Vast and thriving, the vineyards of the New World; America, Australia, New Zealand, Brazil, Argentina and Chile, have developed their own, special character. Though Europe is, indeed, the cradle of vine cultivation, from the 20th century onwards, New World countries are daring to create a new reality on the wine map.

Differences between wines of the Old and New World are often misunderstood. Many people are drawing separating lines between them, ignoring the philosophy behind each wine. It’s not the fact that a wine is better than another; they are certainly different.

Wines of the New World: The outset

For over a century, the countries of the New World had been carefully observing European wine producing techniques and came in to add a fresh, creative touch to it.

Vine cultivating started developing slowly in the beginning of the 16th century, after the discovery of America in 1492. Wine revolution was delayed by four centuries. From the 1980s onwards, the New and Old Worlds started a mutual trade. Large champagne houses, like French Moët et Chandon, started buying land and cultivating vineyards at New World territories. The elite of Bordeaux was to follow: Baron Philippe de Rothschild, with Robert Mondavi. During the next decades many French vine growers sent their children in American or Australian universities to study the new trends in oenology.

The philosophy

The wines and winemakers of the New World embodied the business venture that would be expected from the descendants of economic migrants. Starting from scratch, and without any historical tradition of renowned vineyards as background, the winemakers of the New World built their own, innovative philosophy. As a matter of fact, they invested in “value for money”, investing in the acreage yield of the vineyards. To achieve this, they experimented a lot; they fearlessly applied new techniques in an effort to get to know and make good use of the New World’s terroir.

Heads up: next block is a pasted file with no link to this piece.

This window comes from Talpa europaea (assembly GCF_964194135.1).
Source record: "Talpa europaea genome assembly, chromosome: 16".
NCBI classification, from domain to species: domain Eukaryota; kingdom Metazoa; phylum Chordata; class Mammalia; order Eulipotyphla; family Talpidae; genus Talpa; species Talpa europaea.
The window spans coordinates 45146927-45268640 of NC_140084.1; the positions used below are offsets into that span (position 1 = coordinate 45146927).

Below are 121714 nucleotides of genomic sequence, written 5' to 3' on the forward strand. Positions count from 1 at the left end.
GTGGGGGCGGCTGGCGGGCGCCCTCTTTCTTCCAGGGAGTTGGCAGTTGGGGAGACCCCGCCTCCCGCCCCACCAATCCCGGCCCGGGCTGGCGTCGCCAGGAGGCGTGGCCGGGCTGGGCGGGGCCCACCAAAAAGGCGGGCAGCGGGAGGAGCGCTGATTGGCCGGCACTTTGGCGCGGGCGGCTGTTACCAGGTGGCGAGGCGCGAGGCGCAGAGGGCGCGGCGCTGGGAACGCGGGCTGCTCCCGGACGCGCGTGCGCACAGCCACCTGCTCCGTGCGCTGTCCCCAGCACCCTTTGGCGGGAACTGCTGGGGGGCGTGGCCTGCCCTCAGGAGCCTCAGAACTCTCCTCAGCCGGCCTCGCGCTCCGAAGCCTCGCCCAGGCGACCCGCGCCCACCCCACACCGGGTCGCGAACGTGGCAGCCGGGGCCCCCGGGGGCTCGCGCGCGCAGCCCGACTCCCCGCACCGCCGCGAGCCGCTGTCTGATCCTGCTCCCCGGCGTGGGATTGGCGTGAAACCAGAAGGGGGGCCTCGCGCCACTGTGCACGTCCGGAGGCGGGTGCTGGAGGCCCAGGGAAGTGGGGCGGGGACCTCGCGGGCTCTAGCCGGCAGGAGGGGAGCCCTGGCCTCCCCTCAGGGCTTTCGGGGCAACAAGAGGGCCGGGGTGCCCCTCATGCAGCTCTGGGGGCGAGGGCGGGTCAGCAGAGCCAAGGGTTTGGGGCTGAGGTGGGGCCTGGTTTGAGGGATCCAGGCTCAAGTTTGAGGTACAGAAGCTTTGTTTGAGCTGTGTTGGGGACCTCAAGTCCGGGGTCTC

Techniques and wine styles

Free from strict procedures that would make production difficult, they gained their own vital space, instead of adopting European tradition. Moreover, they, early on, separated themselves from the Old World’s wine style, orientating to their own, modern winemaking techniques, creating wines with great growth potential, special varietal character and the freedom to mix different blends. The warmer climate of New World contributes to a generally fuller body and bolder fruit flavour in wine. Youthful and easy to drink, they are often high in alcohol, and sweet in the mouth.

Wines of the Old World

On the other hand, due to their long historic tradition, the wines of the Old World are truly better acclimatised and maintain a production consistency that spans centuries. The three greatest of Europe, France, Italy and Spain, firmly hold the reins of wine production. For the more romantic, the legendary terroir of Bordeaux vineyards is synonymous to the unsurpassed quality of a wine.

Nevertheless, the long heritage hidden behind Old World wines binds wine making to certain production standards. Strict wine producing rules have remained unsurpassed for centuries and ultimately determine the style of wine. Characteristic wines of the Old World tend to have a lighter body, be more restrained, have a lower alcohol content, high acidity and often resemble the aroma of wood and spices. We shouldn’t, of course, be generalising, since these characteristics alternate from wine to wine.


Old World

Νew World

Lower in alcohol Higher in alcohol
Higher acidity Sweet fruit flavours
Usually lighter More whole body
Sticking to the terroir Sticking to the varieties
Specific winemaking techniques and rules Experimenting and innovation
Area of origin has a leading position on the label Label emphasising the variety of wine
Cork Screw topped

The geographical map of wine production is expanding daily and that is why the world wine market is constantly changing. Even if the prestige and tradition of European, and especially French, wines are still a point of reference for some, more classic, wine lovers, they by no means monopolise the market. Both Worlds have equally qualified, fine wines to offer to the public and we should certainly face them equally!